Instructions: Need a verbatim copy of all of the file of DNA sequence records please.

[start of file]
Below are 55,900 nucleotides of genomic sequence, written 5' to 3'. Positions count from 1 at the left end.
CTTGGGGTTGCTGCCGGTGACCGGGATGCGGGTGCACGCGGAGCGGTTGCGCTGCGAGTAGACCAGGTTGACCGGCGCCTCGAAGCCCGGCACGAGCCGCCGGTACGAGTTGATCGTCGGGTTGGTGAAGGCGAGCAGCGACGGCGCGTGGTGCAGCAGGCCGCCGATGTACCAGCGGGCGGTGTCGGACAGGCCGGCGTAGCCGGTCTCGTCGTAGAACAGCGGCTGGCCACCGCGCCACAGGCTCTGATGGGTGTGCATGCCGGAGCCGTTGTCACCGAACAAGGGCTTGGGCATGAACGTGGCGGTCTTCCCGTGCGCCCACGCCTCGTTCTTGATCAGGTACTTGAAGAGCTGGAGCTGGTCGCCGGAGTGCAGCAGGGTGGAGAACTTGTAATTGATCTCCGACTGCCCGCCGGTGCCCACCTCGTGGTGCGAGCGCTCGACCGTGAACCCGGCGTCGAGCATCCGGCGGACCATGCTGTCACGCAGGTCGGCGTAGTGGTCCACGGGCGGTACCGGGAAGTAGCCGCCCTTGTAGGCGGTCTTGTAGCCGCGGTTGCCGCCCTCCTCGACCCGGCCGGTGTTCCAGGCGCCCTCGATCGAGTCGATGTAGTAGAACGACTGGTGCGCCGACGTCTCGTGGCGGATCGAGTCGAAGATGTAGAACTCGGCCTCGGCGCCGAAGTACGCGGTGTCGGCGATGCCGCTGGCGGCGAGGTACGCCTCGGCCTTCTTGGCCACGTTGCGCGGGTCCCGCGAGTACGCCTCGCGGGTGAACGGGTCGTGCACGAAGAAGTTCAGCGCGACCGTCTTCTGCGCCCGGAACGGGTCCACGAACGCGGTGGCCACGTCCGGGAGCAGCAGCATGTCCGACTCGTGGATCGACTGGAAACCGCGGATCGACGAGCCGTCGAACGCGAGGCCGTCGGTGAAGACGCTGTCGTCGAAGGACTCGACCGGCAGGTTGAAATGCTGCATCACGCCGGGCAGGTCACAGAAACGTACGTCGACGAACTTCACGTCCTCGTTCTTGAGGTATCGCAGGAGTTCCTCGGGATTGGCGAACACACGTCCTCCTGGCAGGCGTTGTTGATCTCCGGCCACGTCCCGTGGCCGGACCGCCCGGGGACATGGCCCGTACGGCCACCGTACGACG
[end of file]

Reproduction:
Below are 55,900 nucleotides of genomic sequence, written 5' to 3'. Positions count from 1 at the left end.
CTTGGGGTTGCTGCCGGTGACCGGGATGCGGGTGCACGCGGAGCGGTTGCGCTGCGAGTAGACCAGGTTGACCGGCGCCTCGAAGCCCGGCACGAGCCGCCGGTACGAGTTGATCGTCGGGTTGGTGAAGGCGAGCAGCGACGGCGCGTGGTGCAGCAGGCCGCCGATGTACCAGCGGGCGGTGTCGGACAGGCCGGCGTAGCCGGTCTCGTCGTAGAACAGCGGCTGGCCACCGCGCCACAGGCTCTGATGGGTGTGCATGCCGGAGCCGTTGTCACCGAACAAGGGCTTGGGCATGAACGTGGCGGTCTTCCCGTGCGCCCACGCCTCGTTCTTGATCAGGTACTTGAAGAGCTGGAGCTGGTCGCCGGAGTGCAGCAGGGTGGAGAACTTGTAATTGATCTCCGACTGCCCGCCGGTGCCCACCTCGTGGTGCGAGCGCTCGACCGTGAACCCGGCGTCGAGCATCCGGCGGACCATGCTGTCACGCAGGTCGGCGTAGTGGTCCACGGGCGGTACCGGGAAGTAGCCGCCCTTGTAGGCGGTCTTGTAGCCGCGGTTGCCGCCCTCCTCGACCCGGCCGGTGTTCCAGGCGCCCTCGATCGAGTCGATGTAGTAGAACGACTGGTGCGCCGACGTCTCGTGGCGGATCGAGTCGAAGATGTAGAACTCGGCCTCGGCGCCGAAGTACGCGGTGTCGGCGATGCCGCTGGCGGCGAGGTACGCCTCGGCCTTCTTGGCCACGTTGCGCGGGTCCCGCGAGTACGCCTCGCGGGTGAACGGGTCGTGCACGAAGAAGTTCAGCGCGACCGTCTTCTGCGCCCGGAACGGGTCCACGAACGCGGTGGCCACGTCCGGGAGCAGCAGCATGTCCGACTCGTGGATCGACTGGAAACCGCGGATCGACGAGCCGTCGAACGCGAGGCCGTCGGTGAAGACGCTGTCGTCGAAGGACTCGACCGGCAGGTTGAAATGCTGCATCACGCCGGGCAGGTCACAGAAACGTACGTCGACGAACTTCACGTCCTCGTTCTTGAGGTATCGCAGGAGTTCCTCGGGATTGGCGAACACACGTCCTCCTGGCAGGCGTTGTTGATCTCCGGCCACGTCCCGTGGCCGGACCGCCCGGGGACATGGCCCGTACGGCCACCGTACGACG